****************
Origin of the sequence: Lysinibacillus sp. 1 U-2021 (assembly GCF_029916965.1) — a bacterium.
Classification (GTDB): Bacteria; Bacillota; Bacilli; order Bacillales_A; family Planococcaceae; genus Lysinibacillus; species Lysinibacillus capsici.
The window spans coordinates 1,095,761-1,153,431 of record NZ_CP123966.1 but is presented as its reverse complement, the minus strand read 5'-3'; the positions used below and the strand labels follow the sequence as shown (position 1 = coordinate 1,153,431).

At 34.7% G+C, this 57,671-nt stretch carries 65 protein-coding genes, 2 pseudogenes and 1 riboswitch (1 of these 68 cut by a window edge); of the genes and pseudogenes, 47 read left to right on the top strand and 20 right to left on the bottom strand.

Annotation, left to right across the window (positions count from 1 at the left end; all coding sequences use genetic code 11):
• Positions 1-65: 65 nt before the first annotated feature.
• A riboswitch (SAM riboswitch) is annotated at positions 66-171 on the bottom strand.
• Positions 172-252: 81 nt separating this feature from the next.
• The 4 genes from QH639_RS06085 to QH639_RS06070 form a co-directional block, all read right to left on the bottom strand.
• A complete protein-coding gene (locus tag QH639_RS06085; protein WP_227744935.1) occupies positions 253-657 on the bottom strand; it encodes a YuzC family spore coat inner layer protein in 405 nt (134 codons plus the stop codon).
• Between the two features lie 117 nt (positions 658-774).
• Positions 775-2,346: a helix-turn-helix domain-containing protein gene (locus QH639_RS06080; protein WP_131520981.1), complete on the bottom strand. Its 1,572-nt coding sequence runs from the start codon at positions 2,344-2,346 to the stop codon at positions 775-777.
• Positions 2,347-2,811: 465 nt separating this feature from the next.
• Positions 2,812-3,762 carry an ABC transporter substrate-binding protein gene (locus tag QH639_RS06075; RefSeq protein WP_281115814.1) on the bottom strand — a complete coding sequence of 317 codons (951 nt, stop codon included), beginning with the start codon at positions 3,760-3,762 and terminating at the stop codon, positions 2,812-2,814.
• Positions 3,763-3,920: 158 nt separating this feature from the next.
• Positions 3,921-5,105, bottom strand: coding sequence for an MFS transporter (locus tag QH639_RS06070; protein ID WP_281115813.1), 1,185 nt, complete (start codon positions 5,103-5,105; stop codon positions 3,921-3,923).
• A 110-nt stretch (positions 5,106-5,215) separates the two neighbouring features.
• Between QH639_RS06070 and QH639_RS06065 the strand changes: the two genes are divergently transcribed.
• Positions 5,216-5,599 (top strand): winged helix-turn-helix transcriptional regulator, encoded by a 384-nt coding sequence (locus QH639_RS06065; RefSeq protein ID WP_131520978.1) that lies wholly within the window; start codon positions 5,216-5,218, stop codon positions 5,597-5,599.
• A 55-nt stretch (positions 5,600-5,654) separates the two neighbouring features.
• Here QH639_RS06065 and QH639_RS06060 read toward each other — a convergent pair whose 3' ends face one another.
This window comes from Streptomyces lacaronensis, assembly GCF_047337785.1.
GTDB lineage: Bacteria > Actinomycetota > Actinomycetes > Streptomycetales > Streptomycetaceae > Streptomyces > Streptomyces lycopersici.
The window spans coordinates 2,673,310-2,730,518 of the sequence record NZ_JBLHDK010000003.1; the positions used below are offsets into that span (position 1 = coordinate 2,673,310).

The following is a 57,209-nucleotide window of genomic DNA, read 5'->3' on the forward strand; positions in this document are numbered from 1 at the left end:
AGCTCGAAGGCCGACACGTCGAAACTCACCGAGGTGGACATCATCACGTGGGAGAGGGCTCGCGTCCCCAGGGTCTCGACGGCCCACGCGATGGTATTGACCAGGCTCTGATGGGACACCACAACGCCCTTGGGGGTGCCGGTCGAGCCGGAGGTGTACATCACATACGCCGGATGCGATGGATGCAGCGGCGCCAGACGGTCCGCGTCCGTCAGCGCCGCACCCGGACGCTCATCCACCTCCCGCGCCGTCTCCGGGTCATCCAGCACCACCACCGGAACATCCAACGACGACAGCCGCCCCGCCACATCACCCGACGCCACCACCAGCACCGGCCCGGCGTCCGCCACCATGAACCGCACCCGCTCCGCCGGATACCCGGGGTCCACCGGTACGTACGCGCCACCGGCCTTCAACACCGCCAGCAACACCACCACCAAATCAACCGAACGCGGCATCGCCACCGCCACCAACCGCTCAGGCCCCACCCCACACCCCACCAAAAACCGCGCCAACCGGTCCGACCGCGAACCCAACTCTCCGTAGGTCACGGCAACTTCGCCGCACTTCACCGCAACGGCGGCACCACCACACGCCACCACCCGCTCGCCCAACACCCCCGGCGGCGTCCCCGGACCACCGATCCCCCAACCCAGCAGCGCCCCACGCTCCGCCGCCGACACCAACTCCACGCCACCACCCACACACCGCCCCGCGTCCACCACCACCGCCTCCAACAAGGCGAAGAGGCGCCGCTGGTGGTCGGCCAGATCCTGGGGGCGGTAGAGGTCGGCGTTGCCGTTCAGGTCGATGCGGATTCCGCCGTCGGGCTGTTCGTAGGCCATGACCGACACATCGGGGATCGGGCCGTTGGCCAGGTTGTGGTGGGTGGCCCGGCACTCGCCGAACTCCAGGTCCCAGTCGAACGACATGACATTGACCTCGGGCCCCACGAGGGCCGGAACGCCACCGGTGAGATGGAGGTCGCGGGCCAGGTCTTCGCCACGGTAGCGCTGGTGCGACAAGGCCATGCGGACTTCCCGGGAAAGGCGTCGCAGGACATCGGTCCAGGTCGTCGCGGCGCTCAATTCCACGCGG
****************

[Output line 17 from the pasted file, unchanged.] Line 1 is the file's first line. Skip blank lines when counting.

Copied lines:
• A 110-nt stretch (positions 5,106-5,215) separates the two neighbouring features.